This article provides an overview of DPC latencies, which are crucial in audio applications: What defines good audio laptops for music production? It also goes into the use of XMG and SCHENKER laptops as workstations for real-time audio and video applications. This includes specific recommendations as to which models are particularly suitable in our opinion and which tips can be used to maintain good DPC latency values in everyday practice. Last but not least, we link to a new survey in which we ask you for your experiences.
Table of contents
- Who is affected by DPC latencies, who is not?
- Overview table and product recommendations
- Reliability of the measured values / interpretation of the recommendations
- Disclaimer: Recommendations are not a guarantee
- Currently recommended laptop models for real-time audio/video
- General tips for good DPC latencies
- Advanced tips and Modern Standby
- Survey (experiences and testimonials)
- Your feedback
Introduction: What is DPC latency?
DPC stands for “Deferred Procedure Call” and refers to the time it takes an operating system to complete certain driver tasks. In audio production, high DPC latency can lead to audio dropouts and delays.
Why is it difficult to provide good DPC latencies in any laptop?
We would like to shed light on this question using the following points:
- Modern Standby and power management: The introduction of Modern Standby has limited the options for fine-tuning system performance that were previously available through the BIOS and Windows power settings. Hardware, firmware and operating systems now switch operating states much more frequently and fully automatically to save power. Inactive components are put into short-term sleep states on a granular basis without the user noticing or being able to influence this (see FAQ article: Problems with Standby). The constant change of operating states under low or mixed load can lead to short-term spikes in DPC latencies.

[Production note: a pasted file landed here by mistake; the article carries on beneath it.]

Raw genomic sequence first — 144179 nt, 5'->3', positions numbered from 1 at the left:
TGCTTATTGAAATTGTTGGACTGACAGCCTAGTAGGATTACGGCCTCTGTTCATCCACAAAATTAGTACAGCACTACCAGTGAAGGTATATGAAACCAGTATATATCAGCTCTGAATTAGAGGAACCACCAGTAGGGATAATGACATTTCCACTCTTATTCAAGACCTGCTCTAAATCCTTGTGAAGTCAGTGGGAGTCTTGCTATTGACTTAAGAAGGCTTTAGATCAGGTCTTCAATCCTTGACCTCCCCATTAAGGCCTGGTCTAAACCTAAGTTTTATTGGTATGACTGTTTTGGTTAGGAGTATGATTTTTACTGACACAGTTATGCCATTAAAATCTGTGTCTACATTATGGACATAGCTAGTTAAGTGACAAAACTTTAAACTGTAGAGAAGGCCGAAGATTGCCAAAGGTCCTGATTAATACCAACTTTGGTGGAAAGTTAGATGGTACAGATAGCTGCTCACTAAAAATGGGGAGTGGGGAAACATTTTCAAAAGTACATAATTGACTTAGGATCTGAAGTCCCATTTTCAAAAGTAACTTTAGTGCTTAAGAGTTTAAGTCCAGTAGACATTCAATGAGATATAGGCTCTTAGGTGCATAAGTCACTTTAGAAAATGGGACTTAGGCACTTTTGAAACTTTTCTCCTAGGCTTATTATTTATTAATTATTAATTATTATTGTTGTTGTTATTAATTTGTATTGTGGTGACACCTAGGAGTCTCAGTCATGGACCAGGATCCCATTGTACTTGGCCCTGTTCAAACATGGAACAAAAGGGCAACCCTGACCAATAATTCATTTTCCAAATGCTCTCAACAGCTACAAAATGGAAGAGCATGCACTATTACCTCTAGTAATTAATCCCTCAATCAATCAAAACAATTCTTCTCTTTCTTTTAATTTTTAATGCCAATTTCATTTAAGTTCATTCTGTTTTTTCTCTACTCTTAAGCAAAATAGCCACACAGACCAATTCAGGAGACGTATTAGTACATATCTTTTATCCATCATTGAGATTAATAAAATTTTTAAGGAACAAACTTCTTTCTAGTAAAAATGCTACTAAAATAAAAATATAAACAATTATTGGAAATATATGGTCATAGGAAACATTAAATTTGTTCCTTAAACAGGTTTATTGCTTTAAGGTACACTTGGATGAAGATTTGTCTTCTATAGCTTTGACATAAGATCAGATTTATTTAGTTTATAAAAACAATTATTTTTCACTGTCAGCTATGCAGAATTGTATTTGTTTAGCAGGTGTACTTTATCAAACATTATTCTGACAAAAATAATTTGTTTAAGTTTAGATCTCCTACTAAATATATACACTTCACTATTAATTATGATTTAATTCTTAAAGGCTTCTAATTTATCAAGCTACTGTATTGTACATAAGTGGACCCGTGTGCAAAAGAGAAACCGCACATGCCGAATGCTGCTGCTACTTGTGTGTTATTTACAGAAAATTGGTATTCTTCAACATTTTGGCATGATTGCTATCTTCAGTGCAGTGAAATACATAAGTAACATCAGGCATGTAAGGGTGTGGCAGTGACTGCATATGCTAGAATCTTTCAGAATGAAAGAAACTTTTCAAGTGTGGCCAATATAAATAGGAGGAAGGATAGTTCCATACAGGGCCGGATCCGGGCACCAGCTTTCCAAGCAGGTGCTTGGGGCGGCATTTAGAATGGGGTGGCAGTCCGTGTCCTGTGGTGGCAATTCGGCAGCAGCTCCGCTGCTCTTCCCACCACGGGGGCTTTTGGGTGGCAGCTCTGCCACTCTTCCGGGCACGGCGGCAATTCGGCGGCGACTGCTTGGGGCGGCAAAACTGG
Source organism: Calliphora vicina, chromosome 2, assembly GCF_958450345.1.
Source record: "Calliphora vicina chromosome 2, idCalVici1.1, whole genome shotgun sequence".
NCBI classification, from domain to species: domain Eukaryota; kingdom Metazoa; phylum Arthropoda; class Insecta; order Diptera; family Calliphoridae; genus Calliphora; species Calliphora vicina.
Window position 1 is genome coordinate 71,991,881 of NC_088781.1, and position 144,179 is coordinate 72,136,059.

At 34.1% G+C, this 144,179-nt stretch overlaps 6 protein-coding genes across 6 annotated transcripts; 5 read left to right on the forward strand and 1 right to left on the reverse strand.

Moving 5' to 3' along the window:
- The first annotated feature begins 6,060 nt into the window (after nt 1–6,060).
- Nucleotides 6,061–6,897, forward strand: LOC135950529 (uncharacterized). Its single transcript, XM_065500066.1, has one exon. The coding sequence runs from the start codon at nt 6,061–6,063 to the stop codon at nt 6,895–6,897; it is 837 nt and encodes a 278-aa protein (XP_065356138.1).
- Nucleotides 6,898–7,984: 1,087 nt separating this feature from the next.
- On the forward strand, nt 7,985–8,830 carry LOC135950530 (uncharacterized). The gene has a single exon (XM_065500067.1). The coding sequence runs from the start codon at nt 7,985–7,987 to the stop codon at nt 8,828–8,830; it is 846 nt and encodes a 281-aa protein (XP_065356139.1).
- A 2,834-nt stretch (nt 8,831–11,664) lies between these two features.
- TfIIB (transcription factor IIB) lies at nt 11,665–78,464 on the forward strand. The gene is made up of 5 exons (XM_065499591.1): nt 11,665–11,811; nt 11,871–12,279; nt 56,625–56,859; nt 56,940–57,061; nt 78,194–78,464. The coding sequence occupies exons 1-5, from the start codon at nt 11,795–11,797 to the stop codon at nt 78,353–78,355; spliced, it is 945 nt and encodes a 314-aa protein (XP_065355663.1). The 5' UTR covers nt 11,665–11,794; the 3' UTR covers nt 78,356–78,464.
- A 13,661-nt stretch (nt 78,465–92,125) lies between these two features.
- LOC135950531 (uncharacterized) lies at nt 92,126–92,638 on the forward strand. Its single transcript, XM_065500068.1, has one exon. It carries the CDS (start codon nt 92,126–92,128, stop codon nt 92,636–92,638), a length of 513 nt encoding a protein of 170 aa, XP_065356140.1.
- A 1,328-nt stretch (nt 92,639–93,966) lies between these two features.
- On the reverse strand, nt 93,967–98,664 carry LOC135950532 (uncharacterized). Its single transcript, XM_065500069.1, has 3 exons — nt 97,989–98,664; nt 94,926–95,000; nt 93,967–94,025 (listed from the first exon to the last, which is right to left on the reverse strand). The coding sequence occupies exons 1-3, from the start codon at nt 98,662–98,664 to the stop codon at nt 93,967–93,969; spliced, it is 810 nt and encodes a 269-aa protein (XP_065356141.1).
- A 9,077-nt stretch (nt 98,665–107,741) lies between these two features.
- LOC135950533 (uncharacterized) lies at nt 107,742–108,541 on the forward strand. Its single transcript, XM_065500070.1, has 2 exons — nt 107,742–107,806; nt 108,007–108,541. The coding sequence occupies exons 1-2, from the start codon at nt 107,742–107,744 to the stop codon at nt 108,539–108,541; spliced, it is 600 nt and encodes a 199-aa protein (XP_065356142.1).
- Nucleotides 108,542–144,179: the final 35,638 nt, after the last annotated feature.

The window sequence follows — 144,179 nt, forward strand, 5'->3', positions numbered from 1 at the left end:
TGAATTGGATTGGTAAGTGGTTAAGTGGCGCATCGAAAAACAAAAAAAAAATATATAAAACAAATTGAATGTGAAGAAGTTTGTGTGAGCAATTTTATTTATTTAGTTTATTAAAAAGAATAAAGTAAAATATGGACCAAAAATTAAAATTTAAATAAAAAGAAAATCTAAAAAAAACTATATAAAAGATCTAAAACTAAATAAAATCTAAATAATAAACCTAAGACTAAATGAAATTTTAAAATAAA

- Software interactions: Driver updates and third-party software running in the background can lead to increased DPC latencies. Network and security software solutions often bring their own drivers for virtual devices, which also compete for DPC resources.
- Compatibility and prioritisation: The constant further development of hardware and ever-increasing security demands require continuous adaptations on the levels of firmware, drivers and operating system – nevertheless, software should also always be as backward compatible as possible. In this complex interaction of the most diverse players, secondary aspects such as DPC latencies can sometimes fall by the wayside.
- Diversity of use cases: The different requirements and configurations of the users make it difficult to find a universal solution.
Overall, optimising DPC latency is a complex task that requires close coordination of hardware and software. It is an ongoing process that requires constant improvements. Since the introduction of Modern Standby, we have hardly any active design options for adjusting the energy-saving profiles, so we are essentially dependent here on improvements emanating from the platform providers such as Intel and AMD and their ecosystem partners.
To what extent do laptops for audio and desktop PCs differ in DPC latencies?
In desktop systems, optimising DPC latencies is less complex than in laptops, mainly due to two factors.
Firstly, desktop PCs do not (yet) use the “Modern Standby” paradigm, the effects of which on DPC latencies were explained in the previous paragraph. Also, the usual APCI calls via Fn hotkeys, such as controlling performance profiles and keyboard illumination, are not present in desktop PCs.